Lysogene’s LYS-SAF302 gene therapy candidate for MPS IIIA is being studied in a global, open-label, single-arm, multi-center Phase II/III clinical trial in 20 children with MPS IIIA: the AAVance study.
Lysogene is dedicated to developing
a treatment for MPS IIIA
It is hypothesized that LYS-SAF302 has the potential to slow
or even reverse the neuro-developmental damage suffered by
children with mucopolysaccharidosis type IIIA (MPSIIIA),
or Sanfilippo syndrome type A.
LYS-SAF302’s efficacy, safety and tolerability are being assessed in a Phase II/III trial in the US and Europe, called the AAVance study. This ongoing study will recruit 20 children with MPS IIIA from four US and four European clinical sites. It will measure whether a one-time administration of LYS-SAF302 (delivered directly to the brain under general anesthesia) can improve children’s neuro-developmental status after 24 months. Patients’ progress, scored as a cognitive development quotient, will be compared with natural history data for the disease. As well as tracking the therapy’s efficacy in helping delay or even reverse neurodegeneration suffered by children with MPS IIIA, the study will also measure how safe and tolerable the treatment is. The therapy’s effects on behavior, sleep and on both patient and parent quality of life will also be monitored.
This important study has been carefully planned in collaboration with medical experts, regulators, HTA bodies and patient representatives.
Mutations to the SGSH gene in children with MPS IIIA are responsible for the developmental, physical and behavioral symptoms of the disease. LYS-SAF302 delivers a working copy of the human SGSH gene directly to the brain through intra-cerebral injection. By providing the fully-functional gene, and thereby enabling downstream enzymes to operate normally, this therapy may help stabilize and/or repair neuronal damage.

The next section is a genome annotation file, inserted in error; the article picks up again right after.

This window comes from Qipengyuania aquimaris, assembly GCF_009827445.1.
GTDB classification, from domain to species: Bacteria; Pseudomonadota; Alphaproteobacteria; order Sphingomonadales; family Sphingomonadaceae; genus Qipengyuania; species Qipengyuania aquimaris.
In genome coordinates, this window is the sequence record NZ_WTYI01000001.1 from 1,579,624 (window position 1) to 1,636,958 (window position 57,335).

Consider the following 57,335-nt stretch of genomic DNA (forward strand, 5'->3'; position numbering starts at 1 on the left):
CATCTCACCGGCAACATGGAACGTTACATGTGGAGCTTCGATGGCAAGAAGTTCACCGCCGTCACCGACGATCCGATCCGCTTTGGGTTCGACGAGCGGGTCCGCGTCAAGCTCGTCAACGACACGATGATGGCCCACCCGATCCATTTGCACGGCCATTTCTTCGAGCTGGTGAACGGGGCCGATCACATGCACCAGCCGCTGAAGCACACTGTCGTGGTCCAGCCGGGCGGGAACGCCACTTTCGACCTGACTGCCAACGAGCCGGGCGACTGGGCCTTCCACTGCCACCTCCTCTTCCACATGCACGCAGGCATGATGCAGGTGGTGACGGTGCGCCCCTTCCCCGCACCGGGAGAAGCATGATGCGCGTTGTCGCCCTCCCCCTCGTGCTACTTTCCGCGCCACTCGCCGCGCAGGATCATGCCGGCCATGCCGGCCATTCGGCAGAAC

The therapy has Orphan Drug Designation in the US and European Union. In the US it also has Fast Track and Rare Pediatric Disease designations.
The PROVide sub-study, running in parallel to AAVance, collects video outcomes of patients in their home environment. This innovative, app-based approach is designed to provide further supportive evidence of the treatment’s effect on children’s development in a convenient and minimally invasive fashion.
The AAVance study builds on encouraging efficacy and safety data from a Phase I-II clinical trial of an earlier-generation gene therapy, involving four children with MPSIIIA. This trial showed improved behavior, less hyperactivity and fewer sleep disturbances in three patients, and cognitive improvement in one patient. There were no treatment-related adverse events five-years post-surgery (Tardieu et al., 2014). LYS-SAF302 is an improved design that should lead to more efficient gene delivery and greater enzyme expression in the brain.